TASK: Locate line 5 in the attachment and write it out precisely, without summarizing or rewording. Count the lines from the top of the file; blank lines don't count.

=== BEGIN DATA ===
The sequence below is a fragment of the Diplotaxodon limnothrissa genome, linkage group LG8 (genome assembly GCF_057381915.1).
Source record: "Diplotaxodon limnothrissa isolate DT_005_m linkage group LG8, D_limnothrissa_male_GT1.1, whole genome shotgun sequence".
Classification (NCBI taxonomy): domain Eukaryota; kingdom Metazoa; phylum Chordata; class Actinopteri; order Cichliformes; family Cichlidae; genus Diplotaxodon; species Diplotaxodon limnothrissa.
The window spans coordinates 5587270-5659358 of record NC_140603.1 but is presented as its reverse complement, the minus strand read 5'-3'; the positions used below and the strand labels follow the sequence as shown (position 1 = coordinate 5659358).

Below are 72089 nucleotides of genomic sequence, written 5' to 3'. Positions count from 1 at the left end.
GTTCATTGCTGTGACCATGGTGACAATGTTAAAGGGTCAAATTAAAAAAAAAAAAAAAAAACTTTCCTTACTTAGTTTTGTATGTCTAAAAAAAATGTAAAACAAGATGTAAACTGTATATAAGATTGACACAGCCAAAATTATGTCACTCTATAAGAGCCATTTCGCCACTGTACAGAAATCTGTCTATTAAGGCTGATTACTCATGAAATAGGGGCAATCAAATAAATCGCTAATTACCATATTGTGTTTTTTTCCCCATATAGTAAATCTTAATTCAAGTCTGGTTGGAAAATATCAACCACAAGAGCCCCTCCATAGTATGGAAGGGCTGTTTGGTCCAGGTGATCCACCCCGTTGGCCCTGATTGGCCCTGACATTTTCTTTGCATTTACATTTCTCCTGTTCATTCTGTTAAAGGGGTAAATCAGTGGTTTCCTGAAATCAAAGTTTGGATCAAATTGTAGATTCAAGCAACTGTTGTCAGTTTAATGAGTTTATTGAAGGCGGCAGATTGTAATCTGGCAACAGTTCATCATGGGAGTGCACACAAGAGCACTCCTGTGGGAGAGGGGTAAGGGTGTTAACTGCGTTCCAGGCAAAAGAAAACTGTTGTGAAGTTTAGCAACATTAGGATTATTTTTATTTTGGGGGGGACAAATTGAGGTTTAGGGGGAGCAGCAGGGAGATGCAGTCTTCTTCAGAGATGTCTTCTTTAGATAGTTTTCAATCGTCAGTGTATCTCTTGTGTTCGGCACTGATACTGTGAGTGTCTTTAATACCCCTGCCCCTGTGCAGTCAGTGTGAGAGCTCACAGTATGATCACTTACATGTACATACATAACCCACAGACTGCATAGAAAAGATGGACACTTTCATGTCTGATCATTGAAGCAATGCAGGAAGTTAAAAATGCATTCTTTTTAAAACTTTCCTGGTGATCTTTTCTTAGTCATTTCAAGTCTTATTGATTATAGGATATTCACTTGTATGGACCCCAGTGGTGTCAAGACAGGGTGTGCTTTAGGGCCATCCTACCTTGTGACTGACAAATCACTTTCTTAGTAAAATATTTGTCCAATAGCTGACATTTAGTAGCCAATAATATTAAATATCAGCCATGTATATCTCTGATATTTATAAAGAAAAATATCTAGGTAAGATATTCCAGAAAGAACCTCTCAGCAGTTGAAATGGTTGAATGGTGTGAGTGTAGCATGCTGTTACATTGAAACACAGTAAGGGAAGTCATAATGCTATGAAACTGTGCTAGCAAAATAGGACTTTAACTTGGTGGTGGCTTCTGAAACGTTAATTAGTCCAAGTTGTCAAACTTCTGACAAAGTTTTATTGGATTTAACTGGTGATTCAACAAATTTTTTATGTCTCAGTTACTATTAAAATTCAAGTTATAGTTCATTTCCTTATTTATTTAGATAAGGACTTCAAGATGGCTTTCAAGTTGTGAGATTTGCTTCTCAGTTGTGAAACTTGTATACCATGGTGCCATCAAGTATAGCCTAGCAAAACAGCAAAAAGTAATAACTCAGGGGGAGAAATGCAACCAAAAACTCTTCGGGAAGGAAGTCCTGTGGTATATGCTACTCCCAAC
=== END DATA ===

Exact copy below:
Below are 72089 nucleotides of genomic sequence, written 5' to 3'. Positions count from 1 at the left end.